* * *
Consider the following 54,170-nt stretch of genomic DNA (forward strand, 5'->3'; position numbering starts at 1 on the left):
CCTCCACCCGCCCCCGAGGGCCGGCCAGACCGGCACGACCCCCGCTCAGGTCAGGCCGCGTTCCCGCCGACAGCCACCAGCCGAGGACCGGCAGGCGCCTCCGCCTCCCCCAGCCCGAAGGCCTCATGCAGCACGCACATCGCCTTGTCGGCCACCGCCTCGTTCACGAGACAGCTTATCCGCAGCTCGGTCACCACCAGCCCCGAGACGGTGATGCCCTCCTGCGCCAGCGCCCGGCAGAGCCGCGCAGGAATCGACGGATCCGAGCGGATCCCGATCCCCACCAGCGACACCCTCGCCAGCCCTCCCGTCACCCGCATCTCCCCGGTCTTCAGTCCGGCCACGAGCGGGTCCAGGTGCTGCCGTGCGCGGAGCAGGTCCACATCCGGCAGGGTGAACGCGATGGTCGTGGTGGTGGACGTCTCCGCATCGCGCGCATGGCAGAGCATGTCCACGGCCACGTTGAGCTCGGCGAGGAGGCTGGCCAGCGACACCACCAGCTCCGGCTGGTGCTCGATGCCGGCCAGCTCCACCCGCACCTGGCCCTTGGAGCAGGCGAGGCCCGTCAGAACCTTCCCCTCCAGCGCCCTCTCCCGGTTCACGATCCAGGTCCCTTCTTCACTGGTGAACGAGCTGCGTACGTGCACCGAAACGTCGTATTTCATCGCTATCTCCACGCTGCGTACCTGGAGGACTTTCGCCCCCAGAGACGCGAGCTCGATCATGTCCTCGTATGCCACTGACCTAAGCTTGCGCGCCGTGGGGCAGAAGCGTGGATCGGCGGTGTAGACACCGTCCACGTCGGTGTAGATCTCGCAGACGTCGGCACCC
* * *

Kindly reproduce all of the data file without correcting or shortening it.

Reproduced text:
Consider the following 54,170-nt stretch of genomic DNA (forward strand, 5'->3'; position numbering starts at 1 on the left):
CCTCCACCCGCCCCCGAGGGCCGGCCAGACCGGCACGACCCCCGCTCAGGTCAGGCCGCGTTCCCGCCGACAGCCACCAGCCGAGGACCGGCAGGCGCCTCCGCCTCCCCCAGCCCGAAGGCCTCATGCAGCACGCACATCGCCTTGTCGGCCACCGCCTCGTTCACGAGACAGCTTATCCGCAGCTCGGTCACCACCAGCCCCGAGACGGTGATGCCCTCCTGCGCCAGCGCCCGGCAGAGCCGCGCAGGAATCGACGGATCCGAGCGGATCCCGATCCCCACCAGCGACACCCTCGCCAGCCCTCCCGTCACCCGCATCTCCCCGGTCTTCAGTCCGGCCACGAGCGGGTCCAGGTGCTGCCGTGCGCGGAGCAGGTCCACATCCGGCAGGGTGAACGCGATGGTCGTGGTGGTGGACGTCTCCGCATCGCGCGCATGGCAGAGCATGTCCACGGCCACGTTGAGCTCGGCGAGGAGGCTGGCCAGCGACACCACCAGCTCCGGCTGGTGCTCGATGCCGGCCAGCTCCACCCGCACCTGGCCCTTGGAGCAGGCGAGGCCCGTCAGAACCTTCCCCTCCAGCGCCCTCTCCCGGTTCACGATCCAGGTCCCTTCTTCACTGGTGAACGAGCTGCGTACGTGCACCGAAACGTCGTATTTCATCGCTATCTCCACGCTGCGTACCTGGAGGACTTTCGCCCCCAGAGACGCGAGCTCGATCATGTCCTCGTATGCCACTGACCTAAGCTTGCGCGCCGTGGGGCAGAAGCGTGGATCGGCGGTGTAGACACCGTCCACGTCGGTGTAGATCTCGCAGACGTCGGCACCC